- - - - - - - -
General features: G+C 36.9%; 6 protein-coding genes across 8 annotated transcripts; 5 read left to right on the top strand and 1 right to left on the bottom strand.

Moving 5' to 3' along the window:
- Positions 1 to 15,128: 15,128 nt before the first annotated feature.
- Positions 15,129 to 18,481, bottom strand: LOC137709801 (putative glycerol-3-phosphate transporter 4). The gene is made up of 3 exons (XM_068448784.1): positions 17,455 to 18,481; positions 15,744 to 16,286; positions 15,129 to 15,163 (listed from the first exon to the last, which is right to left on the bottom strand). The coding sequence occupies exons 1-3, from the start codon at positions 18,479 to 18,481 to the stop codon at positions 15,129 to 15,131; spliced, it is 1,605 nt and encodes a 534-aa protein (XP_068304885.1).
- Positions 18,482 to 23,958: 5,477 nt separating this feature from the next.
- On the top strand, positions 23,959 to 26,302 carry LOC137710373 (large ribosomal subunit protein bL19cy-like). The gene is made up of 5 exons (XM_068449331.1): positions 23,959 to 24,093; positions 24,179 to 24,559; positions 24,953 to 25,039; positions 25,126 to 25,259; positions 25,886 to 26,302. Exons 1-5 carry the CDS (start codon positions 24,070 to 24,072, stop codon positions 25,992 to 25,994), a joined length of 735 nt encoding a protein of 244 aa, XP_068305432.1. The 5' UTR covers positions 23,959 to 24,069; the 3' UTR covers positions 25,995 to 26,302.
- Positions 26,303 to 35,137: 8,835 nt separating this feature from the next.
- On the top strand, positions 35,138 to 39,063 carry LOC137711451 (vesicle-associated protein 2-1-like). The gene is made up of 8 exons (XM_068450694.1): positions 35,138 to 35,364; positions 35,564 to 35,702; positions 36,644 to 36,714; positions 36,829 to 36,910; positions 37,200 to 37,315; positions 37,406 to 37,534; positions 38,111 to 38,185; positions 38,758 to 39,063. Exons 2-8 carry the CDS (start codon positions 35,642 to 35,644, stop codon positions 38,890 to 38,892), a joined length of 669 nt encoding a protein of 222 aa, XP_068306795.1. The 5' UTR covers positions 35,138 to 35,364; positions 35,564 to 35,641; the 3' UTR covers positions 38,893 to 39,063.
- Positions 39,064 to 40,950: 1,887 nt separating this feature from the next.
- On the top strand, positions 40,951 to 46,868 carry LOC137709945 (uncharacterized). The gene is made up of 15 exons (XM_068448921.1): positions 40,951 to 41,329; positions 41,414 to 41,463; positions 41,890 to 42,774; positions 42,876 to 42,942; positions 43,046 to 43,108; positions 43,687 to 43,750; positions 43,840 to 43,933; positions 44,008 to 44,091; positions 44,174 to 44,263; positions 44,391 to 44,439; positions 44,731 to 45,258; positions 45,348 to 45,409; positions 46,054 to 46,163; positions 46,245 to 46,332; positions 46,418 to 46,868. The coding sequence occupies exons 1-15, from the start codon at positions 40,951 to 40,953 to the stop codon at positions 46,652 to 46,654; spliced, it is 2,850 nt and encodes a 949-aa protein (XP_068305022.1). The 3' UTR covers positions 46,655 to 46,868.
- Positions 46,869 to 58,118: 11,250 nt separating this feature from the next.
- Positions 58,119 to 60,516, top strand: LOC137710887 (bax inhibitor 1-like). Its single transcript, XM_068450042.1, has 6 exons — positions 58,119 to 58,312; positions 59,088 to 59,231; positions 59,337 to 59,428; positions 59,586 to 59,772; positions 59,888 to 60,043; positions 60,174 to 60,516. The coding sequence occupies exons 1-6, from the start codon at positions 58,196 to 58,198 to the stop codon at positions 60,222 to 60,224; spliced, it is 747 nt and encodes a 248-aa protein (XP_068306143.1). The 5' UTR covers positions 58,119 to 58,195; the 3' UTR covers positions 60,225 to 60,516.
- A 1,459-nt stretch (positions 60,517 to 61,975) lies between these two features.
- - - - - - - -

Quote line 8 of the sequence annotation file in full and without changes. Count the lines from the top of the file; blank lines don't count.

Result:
- On the top strand, positions 35,138 to 39,063 carry LOC137711451 (vesicle-associated protein 2-1-like). The gene is made up of 8 exons (XM_068450694.1): positions 35,138 to 35,364; positions 35,564 to 35,702; positions 36,644 to 36,714; positions 36,829 to 36,910; positions 37,200 to 37,315; positions 37,406 to 37,534; positions 38,111 to 38,185; positions 38,758 to 39,063. Exons 2-8 carry the CDS (start codon positions 35,642 to 35,644, stop codon positions 38,890 to 38,892), a joined length of 669 nt encoding a protein of 222 aa, XP_068306795.1. The 5' UTR covers positions 35,138 to 35,364; positions 35,564 to 35,641; the 3' UTR covers positions 38,893 to 39,063.